Understanding the Connection Between Heavy Health Care Users with and without Disabilities and Timely Receipt of Necessary Care
In this research we examine the extent to which U.S. working-age (18-64) people with physical limitations, multiple disabilities, or no disabilities reports having had to delay or not receive necessary medical, prescription medicine, and dental care services, and assess whether high-users with disabilities have greater risk of delaying or forgoing necessary care than do high-users without disabilities.
Those with highest healthcare utilization and highest cost were identified from pooled nationally-representative data from the Medical Expenditure Panel Survey (2004–2010). Analyses included descriptive statistics, bivariate comparisons and logistic regression of delay or forgone receipt of care, by disability type.
Compared to high-users without disabilities, high-users with physical or multiple disabilities were older, less educated, poorer, and unmarried. Both disability groups were more likely to have multiple chronic conditions and require ADLs/IADLs assistance. The majority of all groups had health insurance, but the disabilities groups were more likely to have public insurance, only. In multivariate models, individuals with disabilities were significantly more likely than those without disabilities to report delaying or not receiving necessary healthcare.
Our findings emphasize the importance of disability in timely receipt of care. Specifically, even after controlling for sociodemographic characteristics, and health and disability complexity, high-users from two disability subgroups were significantly more likely than high-users without disability to report having delayed or forgone necessary healthcare. The findings highlight the need for research to understand what changeable factors uniquely determine diminished access to necessary care for these disability subgroups, to improve timely receipt of care.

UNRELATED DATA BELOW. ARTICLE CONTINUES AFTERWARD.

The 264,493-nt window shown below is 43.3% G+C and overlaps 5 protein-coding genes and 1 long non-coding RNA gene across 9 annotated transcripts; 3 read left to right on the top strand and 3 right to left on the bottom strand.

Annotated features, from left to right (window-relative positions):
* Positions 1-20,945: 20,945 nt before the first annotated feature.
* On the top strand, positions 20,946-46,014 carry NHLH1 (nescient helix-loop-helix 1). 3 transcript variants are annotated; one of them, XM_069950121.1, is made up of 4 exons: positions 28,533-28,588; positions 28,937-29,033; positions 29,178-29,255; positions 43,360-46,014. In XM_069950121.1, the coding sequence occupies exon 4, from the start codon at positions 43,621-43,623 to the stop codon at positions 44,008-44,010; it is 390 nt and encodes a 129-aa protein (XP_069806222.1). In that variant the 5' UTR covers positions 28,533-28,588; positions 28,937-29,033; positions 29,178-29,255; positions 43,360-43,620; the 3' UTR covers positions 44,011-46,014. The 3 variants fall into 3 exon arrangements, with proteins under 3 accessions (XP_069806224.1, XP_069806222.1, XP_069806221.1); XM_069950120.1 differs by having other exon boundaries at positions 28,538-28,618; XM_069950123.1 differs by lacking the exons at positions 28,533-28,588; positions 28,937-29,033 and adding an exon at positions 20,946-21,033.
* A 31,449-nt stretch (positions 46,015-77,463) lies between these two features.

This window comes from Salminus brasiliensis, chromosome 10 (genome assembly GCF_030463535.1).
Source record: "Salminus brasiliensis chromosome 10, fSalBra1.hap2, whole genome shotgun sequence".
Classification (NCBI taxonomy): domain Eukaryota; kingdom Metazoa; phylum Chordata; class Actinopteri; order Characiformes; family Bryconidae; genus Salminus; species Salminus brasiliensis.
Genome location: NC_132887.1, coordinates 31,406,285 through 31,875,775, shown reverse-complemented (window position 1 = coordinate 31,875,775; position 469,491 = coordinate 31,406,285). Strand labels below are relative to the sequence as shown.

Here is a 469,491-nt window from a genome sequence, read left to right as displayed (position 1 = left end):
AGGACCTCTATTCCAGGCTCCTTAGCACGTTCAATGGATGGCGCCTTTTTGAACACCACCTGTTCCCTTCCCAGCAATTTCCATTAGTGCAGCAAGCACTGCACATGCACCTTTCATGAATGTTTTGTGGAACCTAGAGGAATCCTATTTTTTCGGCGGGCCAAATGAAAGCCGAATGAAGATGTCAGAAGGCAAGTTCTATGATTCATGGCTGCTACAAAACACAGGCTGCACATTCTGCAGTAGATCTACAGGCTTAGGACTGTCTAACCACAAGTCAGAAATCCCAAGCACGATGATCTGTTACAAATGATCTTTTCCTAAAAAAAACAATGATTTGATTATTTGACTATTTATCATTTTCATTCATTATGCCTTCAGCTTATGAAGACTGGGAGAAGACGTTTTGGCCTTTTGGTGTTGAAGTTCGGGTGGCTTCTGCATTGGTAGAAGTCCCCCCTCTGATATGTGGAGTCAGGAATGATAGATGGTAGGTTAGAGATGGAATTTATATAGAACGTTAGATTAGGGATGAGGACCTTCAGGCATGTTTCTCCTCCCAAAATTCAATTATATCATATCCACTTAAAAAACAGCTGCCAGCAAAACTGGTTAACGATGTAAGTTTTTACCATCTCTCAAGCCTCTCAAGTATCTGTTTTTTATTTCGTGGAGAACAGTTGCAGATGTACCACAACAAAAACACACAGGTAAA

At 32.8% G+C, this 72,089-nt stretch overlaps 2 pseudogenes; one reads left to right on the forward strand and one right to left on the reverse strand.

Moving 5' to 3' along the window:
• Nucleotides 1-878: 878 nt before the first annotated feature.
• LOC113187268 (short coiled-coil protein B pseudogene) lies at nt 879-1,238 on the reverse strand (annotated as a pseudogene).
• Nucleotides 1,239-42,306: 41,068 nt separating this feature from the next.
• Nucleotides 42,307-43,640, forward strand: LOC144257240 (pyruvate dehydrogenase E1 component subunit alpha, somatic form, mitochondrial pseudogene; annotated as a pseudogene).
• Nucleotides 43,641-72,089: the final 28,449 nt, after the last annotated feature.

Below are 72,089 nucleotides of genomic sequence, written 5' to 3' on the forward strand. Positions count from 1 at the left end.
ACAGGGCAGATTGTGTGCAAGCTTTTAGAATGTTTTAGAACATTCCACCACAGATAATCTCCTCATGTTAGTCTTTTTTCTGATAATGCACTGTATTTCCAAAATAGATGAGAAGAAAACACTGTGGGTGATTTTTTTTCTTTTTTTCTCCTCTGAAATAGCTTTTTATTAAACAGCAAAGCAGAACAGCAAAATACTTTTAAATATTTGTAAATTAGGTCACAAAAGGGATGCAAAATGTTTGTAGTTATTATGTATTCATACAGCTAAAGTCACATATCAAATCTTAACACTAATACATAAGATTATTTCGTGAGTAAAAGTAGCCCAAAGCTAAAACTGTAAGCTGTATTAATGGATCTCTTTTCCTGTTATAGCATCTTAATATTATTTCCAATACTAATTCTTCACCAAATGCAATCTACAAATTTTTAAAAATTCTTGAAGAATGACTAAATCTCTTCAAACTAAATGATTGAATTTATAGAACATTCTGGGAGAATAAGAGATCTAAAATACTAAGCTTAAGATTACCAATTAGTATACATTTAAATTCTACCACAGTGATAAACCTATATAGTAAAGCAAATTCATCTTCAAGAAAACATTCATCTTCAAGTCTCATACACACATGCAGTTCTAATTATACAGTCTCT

Learning Areas:Chronic disease management and prevention
Public health or related public policy
Describe the extent to which heavy healthcare utilizers among U.S. working-age (18-64) people with physical limitations, multiple disabilities, or no disabilities reports having had to delay or not receive necessary medical, prescription medicine, and dental care services. Describe which high user groups have greater risk of having to delay or forgo receiving necessary care than do high users with no disabilities, when controlling for sociodemographic and health characteristics.
Qualified on the content I am responsible for because: I have been the principal or co-principal of multiple federally funded grants focusing on the epidemiology of health disparities and health promotion among people with disabilities.
Any relevant financial relationships? No
I agree to comply with the American Public Health Association Conflict of Interest and Commercial Support Guidelines, and to disclose to the participants any off-label or experimental uses of a commercial product or service discussed in my presentation.